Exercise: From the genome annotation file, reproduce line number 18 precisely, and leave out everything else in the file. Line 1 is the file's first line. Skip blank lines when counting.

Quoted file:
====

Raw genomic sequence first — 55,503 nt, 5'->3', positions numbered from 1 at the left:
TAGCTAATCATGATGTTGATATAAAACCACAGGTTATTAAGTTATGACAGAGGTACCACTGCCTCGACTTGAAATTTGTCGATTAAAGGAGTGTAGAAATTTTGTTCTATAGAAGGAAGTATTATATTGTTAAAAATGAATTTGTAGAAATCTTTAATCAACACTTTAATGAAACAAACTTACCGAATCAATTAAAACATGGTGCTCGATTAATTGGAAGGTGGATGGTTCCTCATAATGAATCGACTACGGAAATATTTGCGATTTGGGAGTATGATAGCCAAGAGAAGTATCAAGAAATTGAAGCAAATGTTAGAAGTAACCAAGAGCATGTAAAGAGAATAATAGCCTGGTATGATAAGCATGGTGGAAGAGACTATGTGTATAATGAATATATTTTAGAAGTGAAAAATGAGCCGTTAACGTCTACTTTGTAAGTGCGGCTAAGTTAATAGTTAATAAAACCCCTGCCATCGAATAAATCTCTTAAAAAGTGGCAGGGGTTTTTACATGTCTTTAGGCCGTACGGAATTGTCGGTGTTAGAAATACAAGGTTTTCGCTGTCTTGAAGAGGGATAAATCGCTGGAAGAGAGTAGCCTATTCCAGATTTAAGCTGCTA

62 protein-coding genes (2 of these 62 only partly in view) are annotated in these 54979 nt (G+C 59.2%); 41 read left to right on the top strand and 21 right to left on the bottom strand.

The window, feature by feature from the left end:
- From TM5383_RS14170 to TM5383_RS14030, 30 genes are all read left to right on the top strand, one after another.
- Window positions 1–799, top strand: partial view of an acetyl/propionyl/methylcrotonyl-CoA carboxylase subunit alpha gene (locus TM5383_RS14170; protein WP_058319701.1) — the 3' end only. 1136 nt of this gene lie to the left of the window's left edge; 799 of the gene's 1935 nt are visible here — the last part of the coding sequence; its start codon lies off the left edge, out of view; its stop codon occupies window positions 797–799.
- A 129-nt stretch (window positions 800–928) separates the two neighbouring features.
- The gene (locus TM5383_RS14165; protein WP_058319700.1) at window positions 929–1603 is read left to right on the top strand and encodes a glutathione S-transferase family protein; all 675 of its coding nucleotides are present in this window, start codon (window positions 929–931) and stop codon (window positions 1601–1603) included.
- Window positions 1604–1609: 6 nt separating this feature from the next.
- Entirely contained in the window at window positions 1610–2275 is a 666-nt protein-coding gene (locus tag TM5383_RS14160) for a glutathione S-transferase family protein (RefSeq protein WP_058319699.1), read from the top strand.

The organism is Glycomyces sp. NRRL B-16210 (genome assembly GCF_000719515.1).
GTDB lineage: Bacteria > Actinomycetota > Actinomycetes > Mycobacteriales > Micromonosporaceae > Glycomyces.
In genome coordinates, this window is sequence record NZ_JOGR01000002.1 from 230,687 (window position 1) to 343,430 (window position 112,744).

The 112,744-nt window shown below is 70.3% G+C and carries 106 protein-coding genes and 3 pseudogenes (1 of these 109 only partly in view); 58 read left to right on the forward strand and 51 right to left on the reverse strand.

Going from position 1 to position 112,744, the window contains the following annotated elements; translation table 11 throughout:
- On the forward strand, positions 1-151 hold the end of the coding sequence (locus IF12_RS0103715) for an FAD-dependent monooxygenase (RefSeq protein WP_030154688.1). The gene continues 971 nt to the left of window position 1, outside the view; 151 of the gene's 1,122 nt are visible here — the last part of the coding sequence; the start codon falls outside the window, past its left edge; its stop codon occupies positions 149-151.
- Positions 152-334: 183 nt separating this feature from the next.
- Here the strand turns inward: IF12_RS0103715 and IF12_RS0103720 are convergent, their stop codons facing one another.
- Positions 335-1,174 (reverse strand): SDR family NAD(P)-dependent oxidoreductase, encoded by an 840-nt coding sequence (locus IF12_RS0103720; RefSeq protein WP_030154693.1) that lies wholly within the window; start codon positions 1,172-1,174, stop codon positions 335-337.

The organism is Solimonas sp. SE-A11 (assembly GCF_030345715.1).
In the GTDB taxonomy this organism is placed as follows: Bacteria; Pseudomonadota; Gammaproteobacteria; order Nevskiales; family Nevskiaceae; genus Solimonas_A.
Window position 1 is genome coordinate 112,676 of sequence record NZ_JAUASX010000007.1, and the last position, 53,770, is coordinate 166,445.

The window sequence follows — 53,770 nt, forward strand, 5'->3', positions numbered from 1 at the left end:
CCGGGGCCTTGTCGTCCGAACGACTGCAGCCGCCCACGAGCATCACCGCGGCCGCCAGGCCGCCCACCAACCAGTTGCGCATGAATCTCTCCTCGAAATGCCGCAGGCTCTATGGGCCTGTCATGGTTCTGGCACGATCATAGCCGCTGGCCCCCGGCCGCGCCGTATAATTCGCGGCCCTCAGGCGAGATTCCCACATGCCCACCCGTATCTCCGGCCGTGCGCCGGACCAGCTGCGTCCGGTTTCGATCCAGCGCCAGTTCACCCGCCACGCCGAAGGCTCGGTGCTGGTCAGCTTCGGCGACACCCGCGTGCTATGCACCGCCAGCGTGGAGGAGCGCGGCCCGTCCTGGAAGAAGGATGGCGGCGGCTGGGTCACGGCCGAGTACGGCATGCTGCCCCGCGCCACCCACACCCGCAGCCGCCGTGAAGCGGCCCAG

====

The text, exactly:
- Here the strand turns inward: IF12_RS0103715 and IF12_RS0103720 are convergent, their stop codons facing one another.